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Aesthetics and meaning

August 1, 2009

Settled into Adelaide for a weekend of email catch up and hopefully writing, I went out for a morning walk with the camera seeking a University Bookshop, Brunch and photogenic material. The city is a model of tidiness and an exemplar of eco awareness with the pictured sola cells everywhere. Some wonderful buildings as well as you will see from the photostream. The University bookshop was not huge, and it didn’t have an anthropology section (I urgently need a good general book on ritual if anyone has any suggestions) but the philosophy section had some novelties. OK we had the normal stables of any university, but every institution has its odd idiosyncratic titles depending on the interests of the staff. I picked up two books.   Aesthetics and Material Beauty by Jennifer McMahon and Margins of Religion by John Llewelyn. If I could have found a book on ethics then my three main loves in philosophy would have been satisfied in one visit!.

MacMahon a lecturer at Adelaide is seeking to create a naturalized approach to aesthetics and defend that against the usual arguments made against formalist theories of art. It looks as if she is doing this by looking at the way in which constraints apply to the creative process which will (I hope) provide high utility. Understanding the role of aesthetics in other that purely relativist and experiential terms is important to my work in general (although why may not be immediately obvious). Our micro-narratives and their self signification implies, through the creation of a common grammar of meaning, that some degree of modifiable constraint is in place and the more I understand of related theories the better the approach will become, both method and software alike. Such constrains are of course necessary for a complexity systems to exist, and therefore for the emergence of meaning.

Far too many people (especially those who focus on story as an object, which category includes most of those who offer story telling services) fail to grasp that meaning in human systems is necessarily fragmented with emergent patterns of coherence. Good natural story tellers know this by instinct, they often don’t have a specific point or structure in mind but explore emergent potential in their engagement with the audience, moving to subtly different endings and beginnings as their story unfolds.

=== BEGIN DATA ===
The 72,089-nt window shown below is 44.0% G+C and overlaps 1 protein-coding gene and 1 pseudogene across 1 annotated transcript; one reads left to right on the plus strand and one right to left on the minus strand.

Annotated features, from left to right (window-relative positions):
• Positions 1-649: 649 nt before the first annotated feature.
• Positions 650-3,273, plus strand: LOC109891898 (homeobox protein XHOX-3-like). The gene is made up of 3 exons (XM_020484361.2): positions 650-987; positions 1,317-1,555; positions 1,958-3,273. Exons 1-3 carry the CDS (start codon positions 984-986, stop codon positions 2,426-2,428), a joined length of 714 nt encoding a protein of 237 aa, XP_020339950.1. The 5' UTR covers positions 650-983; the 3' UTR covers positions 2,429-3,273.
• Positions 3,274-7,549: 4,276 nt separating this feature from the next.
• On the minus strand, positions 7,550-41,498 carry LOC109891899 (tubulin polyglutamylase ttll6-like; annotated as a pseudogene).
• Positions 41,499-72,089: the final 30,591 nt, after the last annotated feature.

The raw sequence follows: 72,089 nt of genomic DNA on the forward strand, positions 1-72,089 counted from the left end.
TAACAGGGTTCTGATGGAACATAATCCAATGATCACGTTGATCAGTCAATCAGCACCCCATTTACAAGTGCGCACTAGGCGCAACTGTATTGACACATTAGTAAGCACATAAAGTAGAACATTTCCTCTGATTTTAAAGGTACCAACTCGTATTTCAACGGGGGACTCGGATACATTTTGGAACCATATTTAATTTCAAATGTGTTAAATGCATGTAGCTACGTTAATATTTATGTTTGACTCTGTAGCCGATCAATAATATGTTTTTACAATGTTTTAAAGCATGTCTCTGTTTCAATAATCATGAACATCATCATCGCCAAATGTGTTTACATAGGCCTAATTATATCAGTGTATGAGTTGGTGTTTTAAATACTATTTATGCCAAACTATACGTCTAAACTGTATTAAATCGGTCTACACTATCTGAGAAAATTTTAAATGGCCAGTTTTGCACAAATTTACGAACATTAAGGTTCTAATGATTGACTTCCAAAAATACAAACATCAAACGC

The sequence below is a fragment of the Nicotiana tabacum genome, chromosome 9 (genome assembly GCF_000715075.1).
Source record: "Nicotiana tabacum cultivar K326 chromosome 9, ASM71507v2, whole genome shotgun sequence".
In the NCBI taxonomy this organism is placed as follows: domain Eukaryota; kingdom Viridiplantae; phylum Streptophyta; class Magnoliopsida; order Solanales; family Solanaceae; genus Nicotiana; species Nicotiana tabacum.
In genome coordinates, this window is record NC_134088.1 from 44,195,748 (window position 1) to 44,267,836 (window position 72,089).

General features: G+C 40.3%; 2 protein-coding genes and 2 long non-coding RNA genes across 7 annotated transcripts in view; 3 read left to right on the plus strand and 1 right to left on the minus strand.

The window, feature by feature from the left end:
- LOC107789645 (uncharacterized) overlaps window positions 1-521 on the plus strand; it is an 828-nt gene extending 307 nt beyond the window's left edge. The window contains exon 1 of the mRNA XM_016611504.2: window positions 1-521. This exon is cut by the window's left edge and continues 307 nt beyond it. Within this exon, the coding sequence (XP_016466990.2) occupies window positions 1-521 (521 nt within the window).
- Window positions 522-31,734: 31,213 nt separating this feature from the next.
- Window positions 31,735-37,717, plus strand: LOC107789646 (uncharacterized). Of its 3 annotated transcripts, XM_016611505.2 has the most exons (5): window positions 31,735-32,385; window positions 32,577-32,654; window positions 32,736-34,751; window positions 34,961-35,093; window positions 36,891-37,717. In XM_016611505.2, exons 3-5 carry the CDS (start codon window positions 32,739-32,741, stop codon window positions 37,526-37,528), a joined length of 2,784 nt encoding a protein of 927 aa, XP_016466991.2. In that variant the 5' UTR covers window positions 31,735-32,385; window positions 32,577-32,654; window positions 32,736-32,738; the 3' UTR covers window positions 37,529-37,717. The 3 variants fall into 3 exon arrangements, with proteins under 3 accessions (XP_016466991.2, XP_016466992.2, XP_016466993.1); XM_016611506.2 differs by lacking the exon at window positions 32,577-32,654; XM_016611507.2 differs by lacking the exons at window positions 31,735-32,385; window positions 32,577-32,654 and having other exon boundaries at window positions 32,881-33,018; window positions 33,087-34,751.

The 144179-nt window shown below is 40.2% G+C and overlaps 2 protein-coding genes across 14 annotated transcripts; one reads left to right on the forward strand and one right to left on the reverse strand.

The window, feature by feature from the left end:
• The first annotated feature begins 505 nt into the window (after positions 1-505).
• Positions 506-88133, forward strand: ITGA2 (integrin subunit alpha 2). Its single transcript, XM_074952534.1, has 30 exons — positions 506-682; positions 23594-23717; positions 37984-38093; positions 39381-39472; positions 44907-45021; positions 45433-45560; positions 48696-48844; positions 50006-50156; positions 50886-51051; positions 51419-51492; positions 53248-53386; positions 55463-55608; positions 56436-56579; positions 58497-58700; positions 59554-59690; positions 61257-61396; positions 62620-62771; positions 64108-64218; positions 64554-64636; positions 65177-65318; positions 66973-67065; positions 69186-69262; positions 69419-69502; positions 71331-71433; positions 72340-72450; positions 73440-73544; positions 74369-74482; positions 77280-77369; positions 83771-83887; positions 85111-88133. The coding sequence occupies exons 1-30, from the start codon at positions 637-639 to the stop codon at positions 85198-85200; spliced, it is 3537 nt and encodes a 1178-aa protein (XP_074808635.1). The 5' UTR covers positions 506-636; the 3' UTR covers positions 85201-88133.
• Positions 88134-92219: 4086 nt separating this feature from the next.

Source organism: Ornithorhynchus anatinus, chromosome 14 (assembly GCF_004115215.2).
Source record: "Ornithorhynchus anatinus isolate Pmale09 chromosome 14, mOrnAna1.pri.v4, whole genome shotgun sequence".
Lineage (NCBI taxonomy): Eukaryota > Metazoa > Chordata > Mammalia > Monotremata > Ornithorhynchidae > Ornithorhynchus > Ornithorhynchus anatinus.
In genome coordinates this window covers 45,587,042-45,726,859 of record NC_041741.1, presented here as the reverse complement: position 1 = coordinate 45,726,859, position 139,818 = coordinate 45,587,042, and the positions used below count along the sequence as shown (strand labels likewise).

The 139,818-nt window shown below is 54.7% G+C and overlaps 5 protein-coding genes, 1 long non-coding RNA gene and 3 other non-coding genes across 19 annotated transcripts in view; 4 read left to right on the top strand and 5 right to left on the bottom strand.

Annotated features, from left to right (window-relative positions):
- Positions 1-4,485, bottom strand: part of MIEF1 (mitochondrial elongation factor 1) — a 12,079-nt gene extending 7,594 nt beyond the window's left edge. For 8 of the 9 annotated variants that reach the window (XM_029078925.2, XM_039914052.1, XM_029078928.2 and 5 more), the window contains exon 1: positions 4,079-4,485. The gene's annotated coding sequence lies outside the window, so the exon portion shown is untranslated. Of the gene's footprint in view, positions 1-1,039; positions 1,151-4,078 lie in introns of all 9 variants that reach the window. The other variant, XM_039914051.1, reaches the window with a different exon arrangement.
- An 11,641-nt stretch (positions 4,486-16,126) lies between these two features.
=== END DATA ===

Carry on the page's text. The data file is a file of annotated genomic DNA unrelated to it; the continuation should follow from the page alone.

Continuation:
Its curious that so many people who advocate story telling, often in ideological opposition to process management end up making stories into processes. They want stories to have clear messages, progress in a structured way without deviation, hesitation or repetition. In contrast I would argue that some of the best days are when you tell a story and discover new meaning yourself as it unfolds, which harks back to my hydrostatic lift post a couple of days ago. The rambling country lane, however familiar, always reveals new understanding, while the broad straight track of the highway just gets you where you thought you wanted to go in the first place which is always less interesting than where you might have unexpectedly and serendipitously arrived. The well meaning advocates of structured approaches to story telling (those who mean well are always the most dangerous, see Kenneth Branagh’s part in Rabbit-Proof Fence) tend to stories purely as an act of communication with purpose, they recognise that different people take away different messages from those intended, but assume that originator intent and recipient meaning are distinct entities that can be compared. They fail to perceive that the naturalistic flow of fragmented narrative, in spoken and non spoken aspects is an essential aspect of human meaning, it can’t be structured into the artificial constraints of a teachable process, it’s a mentored experience if anything. The cult of story telling is as dangerous as the cult of sick stigma and it manifests itself in similar forms.

Llewelyn’s book is linked to some of the above themes. It explores Derrida’s reflections on a “religion without a religion”, building on the ideas of Kierkegaard. It looks like a heavy, but worthwhile read. Understanding the essential mystery of human living, that sense of the other which is naturally present in all humane members of our species, needs work. We need to steer away from the formulaic cults of conversion with their all too easy promises of redemption that are all to manifest on Sunday morning television here in Australia and the States (very similar to much of the story telling movement and just as manipulative). We need to avoid the purely subjective aspects of relativism and start to understand that our language, our poetry, our songs are both situated in the world, but are also not fully of it.

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